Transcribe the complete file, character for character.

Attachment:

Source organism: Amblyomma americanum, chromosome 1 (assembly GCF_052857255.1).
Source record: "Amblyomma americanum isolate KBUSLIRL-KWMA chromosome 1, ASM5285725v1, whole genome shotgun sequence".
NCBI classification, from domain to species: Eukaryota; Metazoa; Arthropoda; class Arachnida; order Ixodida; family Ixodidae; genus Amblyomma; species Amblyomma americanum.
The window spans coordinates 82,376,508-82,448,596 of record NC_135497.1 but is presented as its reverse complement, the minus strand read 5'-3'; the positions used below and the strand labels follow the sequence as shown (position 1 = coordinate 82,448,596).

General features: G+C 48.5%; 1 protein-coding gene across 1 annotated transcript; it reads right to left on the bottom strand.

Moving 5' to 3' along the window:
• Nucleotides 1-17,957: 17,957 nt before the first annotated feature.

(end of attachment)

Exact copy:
Source organism: Amblyomma americanum, chromosome 1 (assembly GCF_052857255.1).
Source record: "Amblyomma americanum isolate KBUSLIRL-KWMA chromosome 1, ASM5285725v1, whole genome shotgun sequence".
NCBI classification, from domain to species: Eukaryota; Metazoa; Arthropoda; class Arachnida; order Ixodida; family Ixodidae; genus Amblyomma; species Amblyomma americanum.
The window spans coordinates 82,376,508-82,448,596 of record NC_135497.1 but is presented as its reverse complement, the minus strand read 5'-3'; the positions used below and the strand labels follow the sequence as shown (position 1 = coordinate 82,448,596).

General features: G+C 48.5%; 1 protein-coding gene across 1 annotated transcript; it reads right to left on the bottom strand.

Moving 5' to 3' along the window:
• Nucleotides 1-17,957: 17,957 nt before the first annotated feature.